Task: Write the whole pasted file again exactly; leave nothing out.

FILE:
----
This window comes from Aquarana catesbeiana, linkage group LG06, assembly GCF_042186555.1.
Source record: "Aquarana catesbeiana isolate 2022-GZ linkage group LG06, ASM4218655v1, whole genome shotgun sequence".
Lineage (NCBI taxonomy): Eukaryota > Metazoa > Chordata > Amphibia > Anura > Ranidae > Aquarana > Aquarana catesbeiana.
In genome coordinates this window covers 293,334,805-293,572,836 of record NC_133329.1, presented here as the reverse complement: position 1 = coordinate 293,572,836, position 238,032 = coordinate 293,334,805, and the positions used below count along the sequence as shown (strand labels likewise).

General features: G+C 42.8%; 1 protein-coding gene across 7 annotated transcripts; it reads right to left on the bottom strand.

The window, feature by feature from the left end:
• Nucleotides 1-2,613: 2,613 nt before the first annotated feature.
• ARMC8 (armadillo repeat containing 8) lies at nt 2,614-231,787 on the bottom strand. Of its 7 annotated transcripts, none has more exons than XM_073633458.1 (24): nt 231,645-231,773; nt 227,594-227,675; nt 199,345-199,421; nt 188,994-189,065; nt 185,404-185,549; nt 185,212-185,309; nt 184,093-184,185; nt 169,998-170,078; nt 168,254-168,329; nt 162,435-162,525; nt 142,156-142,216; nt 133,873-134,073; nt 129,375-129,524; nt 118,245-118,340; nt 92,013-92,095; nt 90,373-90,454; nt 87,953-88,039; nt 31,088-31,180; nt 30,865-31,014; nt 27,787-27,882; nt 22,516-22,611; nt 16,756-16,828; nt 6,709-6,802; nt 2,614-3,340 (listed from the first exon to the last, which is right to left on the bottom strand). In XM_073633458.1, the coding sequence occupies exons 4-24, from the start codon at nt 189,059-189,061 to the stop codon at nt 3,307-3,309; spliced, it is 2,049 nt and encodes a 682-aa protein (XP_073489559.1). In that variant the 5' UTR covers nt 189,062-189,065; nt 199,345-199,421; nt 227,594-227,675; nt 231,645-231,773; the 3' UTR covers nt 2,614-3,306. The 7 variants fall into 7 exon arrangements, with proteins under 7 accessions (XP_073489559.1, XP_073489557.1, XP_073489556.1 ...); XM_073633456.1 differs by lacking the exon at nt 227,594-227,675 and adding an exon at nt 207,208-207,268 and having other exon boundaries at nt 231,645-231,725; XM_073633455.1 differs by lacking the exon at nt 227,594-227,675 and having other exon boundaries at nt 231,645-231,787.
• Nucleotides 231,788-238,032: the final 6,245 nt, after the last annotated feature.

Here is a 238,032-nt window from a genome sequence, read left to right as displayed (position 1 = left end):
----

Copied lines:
This window comes from Aquarana catesbeiana, linkage group LG06, assembly GCF_042186555.1.
Source record: "Aquarana catesbeiana isolate 2022-GZ linkage group LG06, ASM4218655v1, whole genome shotgun sequence".
Lineage (NCBI taxonomy): Eukaryota > Metazoa > Chordata > Amphibia > Anura > Ranidae > Aquarana > Aquarana catesbeiana.
In genome coordinates this window covers 293,334,805-293,572,836 of record NC_133329.1, presented here as the reverse complement: position 1 = coordinate 293,572,836, position 238,032 = coordinate 293,334,805, and the positions used below count along the sequence as shown (strand labels likewise).

General features: G+C 42.8%; 1 protein-coding gene across 7 annotated transcripts; it reads right to left on the bottom strand.

The window, feature by feature from the left end:
• Nucleotides 1-2,613: 2,613 nt before the first annotated feature.
• ARMC8 (armadillo repeat containing 8) lies at nt 2,614-231,787 on the bottom strand. Of its 7 annotated transcripts, none has more exons than XM_073633458.1 (24): nt 231,645-231,773; nt 227,594-227,675; nt 199,345-199,421; nt 188,994-189,065; nt 185,404-185,549; nt 185,212-185,309; nt 184,093-184,185; nt 169,998-170,078; nt 168,254-168,329; nt 162,435-162,525; nt 142,156-142,216; nt 133,873-134,073; nt 129,375-129,524; nt 118,245-118,340; nt 92,013-92,095; nt 90,373-90,454; nt 87,953-88,039; nt 31,088-31,180; nt 30,865-31,014; nt 27,787-27,882; nt 22,516-22,611; nt 16,756-16,828; nt 6,709-6,802; nt 2,614-3,340 (listed from the first exon to the last, which is right to left on the bottom strand). In XM_073633458.1, the coding sequence occupies exons 4-24, from the start codon at nt 189,059-189,061 to the stop codon at nt 3,307-3,309; spliced, it is 2,049 nt and encodes a 682-aa protein (XP_073489559.1). In that variant the 5' UTR covers nt 189,062-189,065; nt 199,345-199,421; nt 227,594-227,675; nt 231,645-231,773; the 3' UTR covers nt 2,614-3,306. The 7 variants fall into 7 exon arrangements, with proteins under 7 accessions (XP_073489559.1, XP_073489557.1, XP_073489556.1 ...); XM_073633456.1 differs by lacking the exon at nt 227,594-227,675 and adding an exon at nt 207,208-207,268 and having other exon boundaries at nt 231,645-231,725; XM_073633455.1 differs by lacking the exon at nt 227,594-227,675 and having other exon boundaries at nt 231,645-231,787.
• Nucleotides 231,788-238,032: the final 6,245 nt, after the last annotated feature.

Here is a 238,032-nt window from a genome sequence, read left to right as displayed (position 1 = left end):